Kolkata’s small food biz gets burnt as gas price boils

Food businesses in Kolkata are facing drastic losses and have reduced staff salaries apart from sacking employees due to a hike in commercial gas prices and Covid-induced losses

Kolkata: The current eateries and restaurant businesses are highly dependent on fuel and gas prices. The connection between fuel and natural gas prices and food is systematic — both food and gas prices have fallen or risen in tandem in recent years.

In Kolkata, the cost of one non-domestic gas cylinder had soared over Rs 1,700 in early September.  It came as a double blow to the owners of small restaurants and street-side eateries ever since Covid-19 arrived on the scene. Though the LPG prices have reduced a bit, it is still too heavy on the business owners’ pockets.

Many small restaurants in Kolkata have shut down during the second lockdown, and the ones who just managed barely to withstand the pandemic losses, are now reeling under the pressure of increased fuel prices. A few food joints have also reduced their staff or their monthly payments to keep their businesses afloat.

Earnings barely help to sustain business

Kolkata is heaven for street food eaters. Eateries near stations or offices are mostly frequented by daily commuters and office-goers. But most of them are now complaining about the rising costs of their lunch or dinners.

Sadly, the restaurant owners have been forced to increase the menu price as the cost of commercial gas cylinders increased to over Rs 1,600. “I have bought these cylinders for over Rs 1,600. I have to increase the price of my items,” said the owner of a tiffin stall. He was hesitant to speak on the issue due to unforeseen circumstances and asked DigPu News not to reveal his stall location or take photos.

He has increased the prices of his products from Rs 4 to Rs 6. “I have to increase the prices to earn a sustainable income,” he added. The daily earning has reduced by Rs 100 to Rs 150. “I need to buy two cylinders per month. My daily earnings have dropped to Rs 300,” the food stall owner said.  

Meanwhile, Amod Roy, a tea-seller, said that he bought cylinders for over Rs 1,700 early in September. “I require only one cylinder per month. But the rising gas cylinder prices had cost around 50% of my income,” he said.

Like him, a Chinese food seller also did not increase his prices to bear the losses. “I started using gas cylinders in 2006 and require about two cylinders per month. Though my earnings have reduced drastically, I did not increase product prices,” said Nimai Das, the stall owner.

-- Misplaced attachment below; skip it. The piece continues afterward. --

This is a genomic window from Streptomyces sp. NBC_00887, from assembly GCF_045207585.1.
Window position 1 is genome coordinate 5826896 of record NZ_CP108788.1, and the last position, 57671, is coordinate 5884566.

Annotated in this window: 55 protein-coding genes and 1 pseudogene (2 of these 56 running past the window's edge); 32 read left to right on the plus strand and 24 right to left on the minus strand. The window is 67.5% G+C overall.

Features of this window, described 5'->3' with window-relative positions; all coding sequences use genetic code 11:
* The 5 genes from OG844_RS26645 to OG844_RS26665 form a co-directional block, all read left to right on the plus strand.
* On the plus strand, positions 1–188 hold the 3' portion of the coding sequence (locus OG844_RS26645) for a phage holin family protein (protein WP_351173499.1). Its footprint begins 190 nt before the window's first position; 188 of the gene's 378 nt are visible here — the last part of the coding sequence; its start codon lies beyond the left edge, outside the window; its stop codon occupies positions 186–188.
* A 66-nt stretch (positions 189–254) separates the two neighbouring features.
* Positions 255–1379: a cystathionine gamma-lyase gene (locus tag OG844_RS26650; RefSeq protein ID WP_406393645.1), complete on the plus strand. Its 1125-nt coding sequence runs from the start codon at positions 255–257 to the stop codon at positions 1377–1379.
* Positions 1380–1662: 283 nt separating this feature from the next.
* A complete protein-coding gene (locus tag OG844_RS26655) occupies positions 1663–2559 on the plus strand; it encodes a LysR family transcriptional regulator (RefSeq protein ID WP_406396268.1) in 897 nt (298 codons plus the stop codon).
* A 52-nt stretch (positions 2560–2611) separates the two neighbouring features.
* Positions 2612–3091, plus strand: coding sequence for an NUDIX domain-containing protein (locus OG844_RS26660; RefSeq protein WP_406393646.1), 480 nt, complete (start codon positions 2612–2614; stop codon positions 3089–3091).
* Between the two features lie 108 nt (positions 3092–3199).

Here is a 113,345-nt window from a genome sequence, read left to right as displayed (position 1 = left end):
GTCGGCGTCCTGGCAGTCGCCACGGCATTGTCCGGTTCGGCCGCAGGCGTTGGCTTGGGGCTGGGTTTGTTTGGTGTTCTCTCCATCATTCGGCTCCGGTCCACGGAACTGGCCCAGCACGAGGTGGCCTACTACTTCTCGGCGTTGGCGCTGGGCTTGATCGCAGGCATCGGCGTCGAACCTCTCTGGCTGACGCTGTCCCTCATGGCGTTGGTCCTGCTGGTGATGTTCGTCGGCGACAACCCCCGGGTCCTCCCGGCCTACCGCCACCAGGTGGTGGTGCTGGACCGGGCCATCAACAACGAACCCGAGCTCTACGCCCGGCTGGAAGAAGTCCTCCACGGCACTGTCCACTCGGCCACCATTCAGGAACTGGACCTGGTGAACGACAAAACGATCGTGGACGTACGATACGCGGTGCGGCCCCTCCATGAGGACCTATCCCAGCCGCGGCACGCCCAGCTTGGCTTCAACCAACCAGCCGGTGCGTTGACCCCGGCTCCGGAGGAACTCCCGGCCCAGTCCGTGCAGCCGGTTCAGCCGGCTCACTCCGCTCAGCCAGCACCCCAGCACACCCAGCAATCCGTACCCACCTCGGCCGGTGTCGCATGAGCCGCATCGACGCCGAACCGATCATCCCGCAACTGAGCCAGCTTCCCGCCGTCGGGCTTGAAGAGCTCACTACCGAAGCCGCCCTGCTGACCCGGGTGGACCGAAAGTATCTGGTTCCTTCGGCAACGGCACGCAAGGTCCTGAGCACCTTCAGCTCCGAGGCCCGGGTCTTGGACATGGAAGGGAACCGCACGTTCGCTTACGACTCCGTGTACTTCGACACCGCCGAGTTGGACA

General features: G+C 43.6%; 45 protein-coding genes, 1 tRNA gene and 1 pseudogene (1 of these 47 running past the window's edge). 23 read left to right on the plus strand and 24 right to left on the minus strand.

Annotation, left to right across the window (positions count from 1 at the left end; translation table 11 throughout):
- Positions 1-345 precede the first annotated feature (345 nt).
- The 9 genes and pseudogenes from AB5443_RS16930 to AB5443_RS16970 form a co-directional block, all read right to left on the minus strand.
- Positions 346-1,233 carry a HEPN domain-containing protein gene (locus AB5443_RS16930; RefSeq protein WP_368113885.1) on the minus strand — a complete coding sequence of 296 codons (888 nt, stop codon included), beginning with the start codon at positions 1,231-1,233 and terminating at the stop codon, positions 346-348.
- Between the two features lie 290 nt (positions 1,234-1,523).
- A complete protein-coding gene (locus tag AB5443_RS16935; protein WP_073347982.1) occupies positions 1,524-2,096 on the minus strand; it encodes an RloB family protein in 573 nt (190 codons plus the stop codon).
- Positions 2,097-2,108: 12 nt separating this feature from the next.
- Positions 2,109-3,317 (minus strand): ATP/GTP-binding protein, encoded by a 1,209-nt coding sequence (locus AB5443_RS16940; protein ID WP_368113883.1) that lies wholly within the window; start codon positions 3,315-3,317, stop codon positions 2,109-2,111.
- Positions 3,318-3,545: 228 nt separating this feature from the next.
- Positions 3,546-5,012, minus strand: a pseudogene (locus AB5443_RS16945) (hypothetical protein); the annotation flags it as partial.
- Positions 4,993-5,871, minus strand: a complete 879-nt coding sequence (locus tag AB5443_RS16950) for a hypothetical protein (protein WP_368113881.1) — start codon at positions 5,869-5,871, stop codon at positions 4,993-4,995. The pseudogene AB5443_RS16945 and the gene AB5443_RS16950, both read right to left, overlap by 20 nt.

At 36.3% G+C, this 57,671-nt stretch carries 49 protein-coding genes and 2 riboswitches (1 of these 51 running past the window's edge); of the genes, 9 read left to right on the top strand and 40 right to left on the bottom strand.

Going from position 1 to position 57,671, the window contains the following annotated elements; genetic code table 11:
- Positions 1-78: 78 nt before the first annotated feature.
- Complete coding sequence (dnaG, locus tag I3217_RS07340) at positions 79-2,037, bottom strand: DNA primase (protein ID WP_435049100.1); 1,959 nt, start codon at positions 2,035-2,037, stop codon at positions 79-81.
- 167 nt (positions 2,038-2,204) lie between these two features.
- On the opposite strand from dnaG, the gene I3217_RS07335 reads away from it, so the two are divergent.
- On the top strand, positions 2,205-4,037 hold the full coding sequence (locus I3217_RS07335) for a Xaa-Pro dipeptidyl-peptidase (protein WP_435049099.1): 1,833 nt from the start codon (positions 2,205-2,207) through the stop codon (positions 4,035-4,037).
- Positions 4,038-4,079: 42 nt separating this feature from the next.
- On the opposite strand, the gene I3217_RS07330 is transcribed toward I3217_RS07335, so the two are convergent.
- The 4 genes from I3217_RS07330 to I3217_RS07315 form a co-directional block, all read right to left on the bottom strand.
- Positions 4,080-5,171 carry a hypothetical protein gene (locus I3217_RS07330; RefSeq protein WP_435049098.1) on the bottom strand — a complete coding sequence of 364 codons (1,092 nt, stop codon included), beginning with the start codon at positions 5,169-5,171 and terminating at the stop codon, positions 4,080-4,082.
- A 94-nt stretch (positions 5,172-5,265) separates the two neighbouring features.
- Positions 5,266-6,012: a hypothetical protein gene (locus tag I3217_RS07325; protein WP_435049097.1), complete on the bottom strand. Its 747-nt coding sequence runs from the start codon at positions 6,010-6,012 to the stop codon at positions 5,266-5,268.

Gas price hike aggravates Covid-induced losses

Most of the food businesses had to settle for a Covid-induced price rise of raw materials, like vegetables and meat and added transportation costs. Besides, the restaurant owners have also dealt with a lack of customers and travel restrictions.

Icchamotee Restaurant owner Mitasree Chowdhury said that the restaurant is still running in loss due to the pandemic. “The gas price hike adds to the losses due to the pandemic,” she said. She started the business in 2019. Apart from the gas price, the fuel price hike has also raised the raw material prices. “The increased prices of vegetables, fish, and meat due to the hike in pandemic-affected transport costs have added to my bills,” she told Digpu News.

During the breather before the second lockdown, the Kolkata restaurant did not see much business. “People were hesitant to go out and eat. We did not see much response,” she said, adding: “I am running in loss from the beginning. I am just hoping that the situation improves.”

Meanwhile, speaking about the effect of gas price hikes, she mentioned that she had received an electricity bill of Rs 20,000 during the lockdown. “Gas price rise increases our pressure as the sales have dropped post-pandemic. It has raised a question mark on sustaining the business. But the electricity bill gave me a shock,” Mitasree said. Icchamotee Restaurant requires one standard commercial gas cylinder of 19 kg per week. 

Most of her customers are Bangladeshi travellers who come to Kolkata for treatment. “The lack of customers is due to pandemic-related travel restrictions,” Mitasree added. Due to Covid-19, West Bengal- Bangladesh transit is sealed. Therefore, both travelling businesses and restaurants are facing losses.

Reduced salaries of employees

Most of the time, business owners are forced to reduced staff salaries or trim their staff requirements to offset losses. This time also it is not so different.

Amal Pawari, who works at a snacks bar near a South Kolkata metro station, runs the show single-handedly. “We require two cylinders per month. It is difficult to sustain,” he said. He also mentioned due to the increase in operating costs, the owner has reduced his salary. “My salary has been reduced to Rs 12,000 from Rs 15,000 per month,” he said.

Some small business owners are reluctant to bring their entire staff back who had gone home during the lockdown. “There are no customers. Some of my staff who went back home during lockdown did not return,” Mitasree said. Icchamotee currently houses only 7-10 staff, almost three-quarters less than the earlier number of 20-25.

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